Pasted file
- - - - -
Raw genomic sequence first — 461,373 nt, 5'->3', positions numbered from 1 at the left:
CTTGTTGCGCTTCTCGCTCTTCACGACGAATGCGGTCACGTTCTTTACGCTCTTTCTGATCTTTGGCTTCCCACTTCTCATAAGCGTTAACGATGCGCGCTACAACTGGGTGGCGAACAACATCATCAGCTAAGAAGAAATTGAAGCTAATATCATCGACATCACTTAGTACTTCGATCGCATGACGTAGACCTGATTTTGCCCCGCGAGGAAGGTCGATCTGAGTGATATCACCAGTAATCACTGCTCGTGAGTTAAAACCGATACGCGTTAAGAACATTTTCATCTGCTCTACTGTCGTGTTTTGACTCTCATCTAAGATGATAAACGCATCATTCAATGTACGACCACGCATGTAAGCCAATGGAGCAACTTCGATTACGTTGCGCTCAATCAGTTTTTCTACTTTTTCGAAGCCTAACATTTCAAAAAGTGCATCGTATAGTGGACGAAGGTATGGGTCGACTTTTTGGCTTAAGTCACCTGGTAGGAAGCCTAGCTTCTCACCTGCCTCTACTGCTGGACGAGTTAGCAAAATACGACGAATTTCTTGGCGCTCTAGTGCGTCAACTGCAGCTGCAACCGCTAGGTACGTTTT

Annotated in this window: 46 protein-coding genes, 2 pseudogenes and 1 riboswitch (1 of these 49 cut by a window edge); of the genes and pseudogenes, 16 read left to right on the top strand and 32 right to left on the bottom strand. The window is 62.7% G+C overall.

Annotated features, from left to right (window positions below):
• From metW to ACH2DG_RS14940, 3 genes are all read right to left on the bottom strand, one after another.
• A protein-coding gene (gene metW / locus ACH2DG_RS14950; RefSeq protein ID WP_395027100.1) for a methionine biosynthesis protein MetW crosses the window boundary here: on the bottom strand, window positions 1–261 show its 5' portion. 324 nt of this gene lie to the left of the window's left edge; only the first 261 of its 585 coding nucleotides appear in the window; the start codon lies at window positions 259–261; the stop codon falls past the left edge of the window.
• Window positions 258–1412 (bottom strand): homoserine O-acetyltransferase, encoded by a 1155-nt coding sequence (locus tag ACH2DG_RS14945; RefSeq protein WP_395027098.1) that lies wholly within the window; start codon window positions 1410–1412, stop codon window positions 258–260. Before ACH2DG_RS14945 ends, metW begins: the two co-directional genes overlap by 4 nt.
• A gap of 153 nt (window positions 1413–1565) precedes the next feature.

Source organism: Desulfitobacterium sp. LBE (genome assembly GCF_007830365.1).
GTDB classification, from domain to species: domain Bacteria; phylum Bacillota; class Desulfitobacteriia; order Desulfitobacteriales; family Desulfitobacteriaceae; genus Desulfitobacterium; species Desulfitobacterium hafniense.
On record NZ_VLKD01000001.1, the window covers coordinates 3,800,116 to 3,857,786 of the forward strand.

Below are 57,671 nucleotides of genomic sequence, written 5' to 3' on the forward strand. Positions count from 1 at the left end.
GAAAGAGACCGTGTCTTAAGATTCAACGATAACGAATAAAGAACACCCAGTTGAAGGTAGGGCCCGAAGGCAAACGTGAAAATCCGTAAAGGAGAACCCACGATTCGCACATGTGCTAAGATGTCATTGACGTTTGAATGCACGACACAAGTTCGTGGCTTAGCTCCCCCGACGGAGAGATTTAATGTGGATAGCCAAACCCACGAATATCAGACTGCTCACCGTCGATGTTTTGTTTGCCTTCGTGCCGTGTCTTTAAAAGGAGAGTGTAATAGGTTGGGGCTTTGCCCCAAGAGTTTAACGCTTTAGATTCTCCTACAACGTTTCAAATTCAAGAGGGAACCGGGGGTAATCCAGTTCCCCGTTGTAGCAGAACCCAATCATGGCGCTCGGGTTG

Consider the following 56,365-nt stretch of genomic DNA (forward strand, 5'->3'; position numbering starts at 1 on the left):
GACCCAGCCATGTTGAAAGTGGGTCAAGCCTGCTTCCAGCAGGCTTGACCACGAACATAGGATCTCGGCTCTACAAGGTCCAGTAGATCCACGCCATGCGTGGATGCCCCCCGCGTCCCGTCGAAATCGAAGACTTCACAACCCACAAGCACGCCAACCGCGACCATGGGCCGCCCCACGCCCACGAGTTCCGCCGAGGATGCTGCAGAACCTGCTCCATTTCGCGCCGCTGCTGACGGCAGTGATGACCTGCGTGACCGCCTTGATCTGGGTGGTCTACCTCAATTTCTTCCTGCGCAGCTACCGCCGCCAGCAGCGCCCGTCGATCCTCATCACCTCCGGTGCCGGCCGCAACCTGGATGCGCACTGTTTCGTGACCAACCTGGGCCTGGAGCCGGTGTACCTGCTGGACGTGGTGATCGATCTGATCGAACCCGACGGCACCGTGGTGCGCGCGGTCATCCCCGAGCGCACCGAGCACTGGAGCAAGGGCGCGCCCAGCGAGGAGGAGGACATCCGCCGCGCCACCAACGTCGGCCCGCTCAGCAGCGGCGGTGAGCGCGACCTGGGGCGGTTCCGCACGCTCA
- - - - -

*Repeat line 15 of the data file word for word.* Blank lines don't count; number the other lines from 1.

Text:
GACCCAGCCATGTTGAAAGTGGGTCAAGCCTGCTTCCAGCAGGCTTGACCACGAACATAGGATCTCGGCTCTACAAGGTCCAGTAGATCCACGCCATGCGTGGATGCCCCCCGCGTCCCGTCGAAATCGAAGACTTCACAACCCACAAGCACGCCAACCGCGACCATGGGCCGCCCCACGCCCACGAGTTCCGCCGAGGATGCTGCAGAACCTGCTCCATTTCGCGCCGCTGCTGACGGCAGTGATGACCTGCGTGACCGCCTTGATCTGGGTGGTCTACCTCAATTTCTTCCTGCGCAGCTACCGCCGCCAGCAGCGCCCGTCGATCCTCATCACCTCCGGTGCCGGCCGCAACCTGGATGCGCACTGTTTCGTGACCAACCTGGGCCTGGAGCCGGTGTACCTGCTGGACGTGGTGATCGATCTGATCGAACCCGACGGCACCGTGGTGCGCGCGGTCATCCCCGAGCGCACCGAGCACTGGAGCAAGGGCGCGCCCAGCGAGGAGGAGGACATCCGCCGCGCCACCAACGTCGGCCCGCTCAGCAGCGGCGGTGAGCGCGACCTGGGGCGGTTCCGCACGCTCA